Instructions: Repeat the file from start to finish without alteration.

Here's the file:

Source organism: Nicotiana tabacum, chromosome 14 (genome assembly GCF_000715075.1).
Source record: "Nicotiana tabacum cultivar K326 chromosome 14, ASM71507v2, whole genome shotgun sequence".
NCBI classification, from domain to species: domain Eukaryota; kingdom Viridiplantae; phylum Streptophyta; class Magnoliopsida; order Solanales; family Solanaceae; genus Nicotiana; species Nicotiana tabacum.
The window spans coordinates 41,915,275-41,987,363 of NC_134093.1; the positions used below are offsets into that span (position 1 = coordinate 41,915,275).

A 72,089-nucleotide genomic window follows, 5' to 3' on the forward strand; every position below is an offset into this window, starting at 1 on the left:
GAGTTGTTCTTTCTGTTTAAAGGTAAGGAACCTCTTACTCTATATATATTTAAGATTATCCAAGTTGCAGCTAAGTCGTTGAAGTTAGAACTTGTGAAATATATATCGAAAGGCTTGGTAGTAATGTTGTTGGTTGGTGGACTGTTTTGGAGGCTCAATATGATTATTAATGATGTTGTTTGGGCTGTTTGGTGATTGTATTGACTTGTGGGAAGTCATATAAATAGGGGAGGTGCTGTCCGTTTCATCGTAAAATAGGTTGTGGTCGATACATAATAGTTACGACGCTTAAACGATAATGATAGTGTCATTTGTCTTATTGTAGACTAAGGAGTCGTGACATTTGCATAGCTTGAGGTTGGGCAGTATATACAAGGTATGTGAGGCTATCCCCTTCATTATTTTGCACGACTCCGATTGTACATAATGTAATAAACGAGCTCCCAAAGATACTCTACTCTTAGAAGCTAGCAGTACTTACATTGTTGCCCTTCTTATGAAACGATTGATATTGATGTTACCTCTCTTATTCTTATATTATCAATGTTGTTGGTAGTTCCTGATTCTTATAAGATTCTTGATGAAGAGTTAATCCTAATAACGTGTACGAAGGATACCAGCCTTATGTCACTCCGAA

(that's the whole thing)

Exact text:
Source organism: Nicotiana tabacum, chromosome 14 (genome assembly GCF_000715075.1).
Source record: "Nicotiana tabacum cultivar K326 chromosome 14, ASM71507v2, whole genome shotgun sequence".
NCBI classification, from domain to species: domain Eukaryota; kingdom Viridiplantae; phylum Streptophyta; class Magnoliopsida; order Solanales; family Solanaceae; genus Nicotiana; species Nicotiana tabacum.
The window spans coordinates 41,915,275-41,987,363 of NC_134093.1; the positions used below are offsets into that span (position 1 = coordinate 41,915,275).

A 72,089-nucleotide genomic window follows, 5' to 3' on the forward strand; every position below is an offset into this window, starting at 1 on the left:
GAGTTGTTCTTTCTGTTTAAAGGTAAGGAACCTCTTACTCTATATATATTTAAGATTATCCAAGTTGCAGCTAAGTCGTTGAAGTTAGAACTTGTGAAATATATATCGAAAGGCTTGGTAGTAATGTTGTTGGTTGGTGGACTGTTTTGGAGGCTCAATATGATTATTAATGATGTTGTTTGGGCTGTTTGGTGATTGTATTGACTTGTGGGAAGTCATATAAATAGGGGAGGTGCTGTCCGTTTCATCGTAAAATAGGTTGTGGTCGATACATAATAGTTACGACGCTTAAACGATAATGATAGTGTCATTTGTCTTATTGTAGACTAAGGAGTCGTGACATTTGCATAGCTTGAGGTTGGGCAGTATATACAAGGTATGTGAGGCTATCCCCTTCATTATTTTGCACGACTCCGATTGTACATAATGTAATAAACGAGCTCCCAAAGATACTCTACTCTTAGAAGCTAGCAGTACTTACATTGTTGCCCTTCTTATGAAACGATTGATATTGATGTTACCTCTCTTATTCTTATATTATCAATGTTGTTGGTAGTTCCTGATTCTTATAAGATTCTTGATGAAGAGTTAATCCTAATAACGTGTACGAAGGATACCAGCCTTATGTCACTCCGAA